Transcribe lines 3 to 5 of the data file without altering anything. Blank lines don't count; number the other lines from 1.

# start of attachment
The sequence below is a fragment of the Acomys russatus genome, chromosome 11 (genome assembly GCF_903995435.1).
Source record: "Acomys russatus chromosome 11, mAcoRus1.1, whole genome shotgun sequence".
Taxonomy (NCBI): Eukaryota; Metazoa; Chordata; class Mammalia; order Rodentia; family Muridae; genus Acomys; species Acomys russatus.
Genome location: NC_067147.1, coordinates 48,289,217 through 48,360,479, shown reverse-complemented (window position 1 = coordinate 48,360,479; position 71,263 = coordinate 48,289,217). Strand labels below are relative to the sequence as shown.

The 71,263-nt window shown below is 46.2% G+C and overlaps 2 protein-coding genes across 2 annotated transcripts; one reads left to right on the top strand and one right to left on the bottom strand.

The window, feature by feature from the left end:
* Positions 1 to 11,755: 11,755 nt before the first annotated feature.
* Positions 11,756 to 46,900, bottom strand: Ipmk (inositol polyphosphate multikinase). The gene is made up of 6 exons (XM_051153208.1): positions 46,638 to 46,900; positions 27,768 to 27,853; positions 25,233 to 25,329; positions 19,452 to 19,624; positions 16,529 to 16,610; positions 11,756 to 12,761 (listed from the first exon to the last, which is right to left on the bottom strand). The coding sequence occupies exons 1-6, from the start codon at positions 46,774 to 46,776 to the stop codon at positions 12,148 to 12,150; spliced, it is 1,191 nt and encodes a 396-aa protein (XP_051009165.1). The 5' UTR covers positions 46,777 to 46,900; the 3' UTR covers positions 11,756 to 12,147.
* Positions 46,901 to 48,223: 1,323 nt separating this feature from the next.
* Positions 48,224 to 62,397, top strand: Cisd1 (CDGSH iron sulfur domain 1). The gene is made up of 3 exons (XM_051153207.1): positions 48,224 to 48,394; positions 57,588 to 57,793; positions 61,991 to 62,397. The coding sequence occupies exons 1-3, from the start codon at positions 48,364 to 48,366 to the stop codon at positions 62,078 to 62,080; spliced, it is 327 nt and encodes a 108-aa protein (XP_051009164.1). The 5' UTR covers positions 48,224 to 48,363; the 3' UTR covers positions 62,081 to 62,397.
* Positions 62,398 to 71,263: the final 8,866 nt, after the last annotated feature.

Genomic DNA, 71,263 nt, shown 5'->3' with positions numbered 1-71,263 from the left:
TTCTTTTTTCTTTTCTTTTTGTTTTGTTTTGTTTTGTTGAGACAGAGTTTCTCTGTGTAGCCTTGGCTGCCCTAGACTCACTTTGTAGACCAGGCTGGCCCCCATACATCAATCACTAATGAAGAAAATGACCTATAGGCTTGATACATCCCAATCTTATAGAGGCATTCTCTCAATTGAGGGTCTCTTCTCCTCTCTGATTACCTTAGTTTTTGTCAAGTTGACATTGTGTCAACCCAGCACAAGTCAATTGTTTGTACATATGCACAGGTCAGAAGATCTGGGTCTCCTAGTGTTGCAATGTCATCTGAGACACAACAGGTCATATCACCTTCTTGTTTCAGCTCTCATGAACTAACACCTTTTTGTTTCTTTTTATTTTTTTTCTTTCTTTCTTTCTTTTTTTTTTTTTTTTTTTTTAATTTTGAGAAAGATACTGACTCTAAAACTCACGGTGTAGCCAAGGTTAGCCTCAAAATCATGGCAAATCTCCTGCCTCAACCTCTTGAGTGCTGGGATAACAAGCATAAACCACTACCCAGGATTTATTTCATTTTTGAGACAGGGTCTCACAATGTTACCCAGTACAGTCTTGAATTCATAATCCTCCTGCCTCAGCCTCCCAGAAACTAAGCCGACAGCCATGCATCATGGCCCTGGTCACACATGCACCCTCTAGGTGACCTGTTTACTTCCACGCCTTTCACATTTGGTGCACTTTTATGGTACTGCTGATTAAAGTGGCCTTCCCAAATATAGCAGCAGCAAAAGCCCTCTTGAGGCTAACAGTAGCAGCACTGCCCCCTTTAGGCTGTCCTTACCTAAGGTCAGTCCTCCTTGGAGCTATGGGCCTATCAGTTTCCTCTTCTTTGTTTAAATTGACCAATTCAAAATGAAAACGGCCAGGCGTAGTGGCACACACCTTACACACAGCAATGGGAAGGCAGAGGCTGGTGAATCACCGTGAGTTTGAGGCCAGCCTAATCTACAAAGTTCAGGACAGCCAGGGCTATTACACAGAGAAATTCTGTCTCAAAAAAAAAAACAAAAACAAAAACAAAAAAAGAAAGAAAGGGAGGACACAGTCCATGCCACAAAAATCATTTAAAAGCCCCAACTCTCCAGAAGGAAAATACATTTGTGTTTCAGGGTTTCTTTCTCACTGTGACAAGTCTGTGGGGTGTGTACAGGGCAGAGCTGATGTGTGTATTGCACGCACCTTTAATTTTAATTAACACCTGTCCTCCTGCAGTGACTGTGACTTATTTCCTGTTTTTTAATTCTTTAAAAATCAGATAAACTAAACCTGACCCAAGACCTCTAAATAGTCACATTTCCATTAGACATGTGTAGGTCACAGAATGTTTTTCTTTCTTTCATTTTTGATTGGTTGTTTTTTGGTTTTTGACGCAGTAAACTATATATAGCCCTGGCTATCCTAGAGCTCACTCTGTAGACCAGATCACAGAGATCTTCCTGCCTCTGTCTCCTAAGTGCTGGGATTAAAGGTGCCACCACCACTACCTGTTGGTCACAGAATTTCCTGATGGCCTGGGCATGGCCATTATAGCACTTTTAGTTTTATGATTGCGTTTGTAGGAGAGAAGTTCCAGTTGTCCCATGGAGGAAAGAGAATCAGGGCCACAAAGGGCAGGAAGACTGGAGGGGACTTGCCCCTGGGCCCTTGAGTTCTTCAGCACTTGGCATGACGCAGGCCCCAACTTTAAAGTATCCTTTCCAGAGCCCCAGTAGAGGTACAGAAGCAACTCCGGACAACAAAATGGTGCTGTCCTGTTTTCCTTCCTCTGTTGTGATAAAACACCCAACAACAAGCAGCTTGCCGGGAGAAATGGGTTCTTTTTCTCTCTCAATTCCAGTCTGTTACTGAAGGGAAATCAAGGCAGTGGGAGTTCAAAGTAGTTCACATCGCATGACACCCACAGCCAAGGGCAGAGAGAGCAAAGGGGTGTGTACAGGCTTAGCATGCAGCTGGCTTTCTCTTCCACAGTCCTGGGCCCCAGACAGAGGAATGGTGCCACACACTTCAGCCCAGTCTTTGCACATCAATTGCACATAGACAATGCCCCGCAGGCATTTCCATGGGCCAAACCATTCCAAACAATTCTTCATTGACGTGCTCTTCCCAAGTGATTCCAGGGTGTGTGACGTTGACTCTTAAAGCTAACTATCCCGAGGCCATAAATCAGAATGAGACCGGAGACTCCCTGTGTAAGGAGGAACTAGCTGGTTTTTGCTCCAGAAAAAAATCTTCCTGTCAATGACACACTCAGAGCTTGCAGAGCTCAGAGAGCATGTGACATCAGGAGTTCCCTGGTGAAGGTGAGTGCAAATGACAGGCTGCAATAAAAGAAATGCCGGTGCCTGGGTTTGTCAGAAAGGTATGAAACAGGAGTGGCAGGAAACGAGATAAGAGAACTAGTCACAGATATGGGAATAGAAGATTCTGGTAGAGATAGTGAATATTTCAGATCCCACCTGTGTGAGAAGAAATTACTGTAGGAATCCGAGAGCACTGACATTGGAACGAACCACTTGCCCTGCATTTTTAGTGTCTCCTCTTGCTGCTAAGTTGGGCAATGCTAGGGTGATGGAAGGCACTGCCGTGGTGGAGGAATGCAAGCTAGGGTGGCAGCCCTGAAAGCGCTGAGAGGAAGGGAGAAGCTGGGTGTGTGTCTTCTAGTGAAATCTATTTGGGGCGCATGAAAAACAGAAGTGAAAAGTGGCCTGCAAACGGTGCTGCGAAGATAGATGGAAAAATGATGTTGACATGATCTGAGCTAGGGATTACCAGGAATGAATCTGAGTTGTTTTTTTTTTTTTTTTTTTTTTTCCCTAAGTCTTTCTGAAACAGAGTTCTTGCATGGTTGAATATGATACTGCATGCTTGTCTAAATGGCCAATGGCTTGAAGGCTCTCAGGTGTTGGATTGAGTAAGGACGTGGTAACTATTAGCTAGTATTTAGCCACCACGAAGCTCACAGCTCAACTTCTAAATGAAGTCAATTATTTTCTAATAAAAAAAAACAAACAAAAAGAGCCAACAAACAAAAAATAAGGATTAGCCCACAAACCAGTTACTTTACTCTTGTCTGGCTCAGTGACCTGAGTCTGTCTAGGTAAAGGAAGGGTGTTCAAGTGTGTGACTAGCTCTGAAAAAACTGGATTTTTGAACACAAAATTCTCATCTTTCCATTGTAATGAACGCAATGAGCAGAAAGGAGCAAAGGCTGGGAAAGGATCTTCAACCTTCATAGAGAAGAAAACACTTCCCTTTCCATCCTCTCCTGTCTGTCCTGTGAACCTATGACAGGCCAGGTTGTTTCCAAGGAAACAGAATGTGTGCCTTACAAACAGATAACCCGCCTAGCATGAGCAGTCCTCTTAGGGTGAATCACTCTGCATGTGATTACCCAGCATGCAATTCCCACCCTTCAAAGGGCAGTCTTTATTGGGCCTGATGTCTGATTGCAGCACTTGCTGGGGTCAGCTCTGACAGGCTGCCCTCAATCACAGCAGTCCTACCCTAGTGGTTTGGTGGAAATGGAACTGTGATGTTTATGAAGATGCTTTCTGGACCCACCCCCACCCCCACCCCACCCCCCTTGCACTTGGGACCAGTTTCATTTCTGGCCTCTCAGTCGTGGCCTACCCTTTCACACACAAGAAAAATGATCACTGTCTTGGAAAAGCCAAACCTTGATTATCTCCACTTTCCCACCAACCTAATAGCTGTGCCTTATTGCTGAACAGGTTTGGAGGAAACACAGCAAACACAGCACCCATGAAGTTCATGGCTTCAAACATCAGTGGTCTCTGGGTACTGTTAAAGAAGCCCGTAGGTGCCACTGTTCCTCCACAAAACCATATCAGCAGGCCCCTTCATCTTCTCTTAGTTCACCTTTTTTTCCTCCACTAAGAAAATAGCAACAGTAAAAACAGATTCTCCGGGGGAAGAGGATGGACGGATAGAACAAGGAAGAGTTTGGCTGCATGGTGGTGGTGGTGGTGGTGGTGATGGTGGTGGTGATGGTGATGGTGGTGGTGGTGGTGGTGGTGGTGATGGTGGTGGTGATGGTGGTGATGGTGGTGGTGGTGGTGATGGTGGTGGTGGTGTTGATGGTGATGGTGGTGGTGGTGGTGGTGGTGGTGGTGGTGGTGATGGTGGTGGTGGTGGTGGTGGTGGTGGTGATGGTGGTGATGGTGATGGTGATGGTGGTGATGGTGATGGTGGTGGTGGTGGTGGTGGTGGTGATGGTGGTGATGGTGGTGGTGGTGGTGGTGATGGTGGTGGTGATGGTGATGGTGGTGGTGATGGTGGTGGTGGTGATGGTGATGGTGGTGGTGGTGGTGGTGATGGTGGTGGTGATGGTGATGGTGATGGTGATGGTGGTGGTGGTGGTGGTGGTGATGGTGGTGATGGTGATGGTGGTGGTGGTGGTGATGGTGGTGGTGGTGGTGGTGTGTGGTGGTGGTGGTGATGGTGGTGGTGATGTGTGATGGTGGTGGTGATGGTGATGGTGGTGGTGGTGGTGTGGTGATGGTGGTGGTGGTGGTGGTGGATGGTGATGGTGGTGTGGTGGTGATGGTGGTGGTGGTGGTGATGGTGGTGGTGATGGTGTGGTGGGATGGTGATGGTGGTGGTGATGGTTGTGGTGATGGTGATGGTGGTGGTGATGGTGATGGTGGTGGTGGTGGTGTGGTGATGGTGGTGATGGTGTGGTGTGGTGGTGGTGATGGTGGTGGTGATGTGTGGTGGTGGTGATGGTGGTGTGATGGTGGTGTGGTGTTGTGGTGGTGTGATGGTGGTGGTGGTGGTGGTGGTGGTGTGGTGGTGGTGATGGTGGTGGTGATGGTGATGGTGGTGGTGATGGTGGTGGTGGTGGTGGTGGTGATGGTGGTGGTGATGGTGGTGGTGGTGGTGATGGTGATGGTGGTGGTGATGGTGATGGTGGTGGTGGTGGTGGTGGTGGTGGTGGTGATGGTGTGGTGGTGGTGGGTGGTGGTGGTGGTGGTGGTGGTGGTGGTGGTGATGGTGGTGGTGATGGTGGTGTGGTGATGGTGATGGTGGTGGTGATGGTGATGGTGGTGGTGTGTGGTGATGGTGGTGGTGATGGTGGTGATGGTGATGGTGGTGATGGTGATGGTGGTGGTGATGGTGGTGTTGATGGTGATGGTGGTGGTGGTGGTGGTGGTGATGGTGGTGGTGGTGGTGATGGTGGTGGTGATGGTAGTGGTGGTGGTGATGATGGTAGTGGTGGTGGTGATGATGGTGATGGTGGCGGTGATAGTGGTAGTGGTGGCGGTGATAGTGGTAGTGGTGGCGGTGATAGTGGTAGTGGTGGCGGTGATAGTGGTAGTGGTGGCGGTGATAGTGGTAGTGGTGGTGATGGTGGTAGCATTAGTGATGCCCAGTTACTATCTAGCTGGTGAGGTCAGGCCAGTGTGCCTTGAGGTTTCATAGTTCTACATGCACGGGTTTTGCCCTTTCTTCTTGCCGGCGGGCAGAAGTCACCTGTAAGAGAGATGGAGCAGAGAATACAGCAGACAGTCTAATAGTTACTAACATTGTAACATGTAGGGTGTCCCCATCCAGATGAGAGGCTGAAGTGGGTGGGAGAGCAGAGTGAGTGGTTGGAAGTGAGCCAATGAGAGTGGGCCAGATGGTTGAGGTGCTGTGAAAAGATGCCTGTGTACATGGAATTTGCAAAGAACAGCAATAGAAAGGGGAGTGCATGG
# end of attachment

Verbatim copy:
Taxonomy (NCBI): Eukaryota; Metazoa; Chordata; class Mammalia; order Rodentia; family Muridae; genus Acomys; species Acomys russatus.
Genome location: NC_067147.1, coordinates 48,289,217 through 48,360,479, shown reverse-complemented (window position 1 = coordinate 48,360,479; position 71,263 = coordinate 48,289,217). Strand labels below are relative to the sequence as shown.

The 71,263-nt window shown below is 46.2% G+C and overlaps 2 protein-coding genes across 2 annotated transcripts; one reads left to right on the top strand and one right to left on the bottom strand.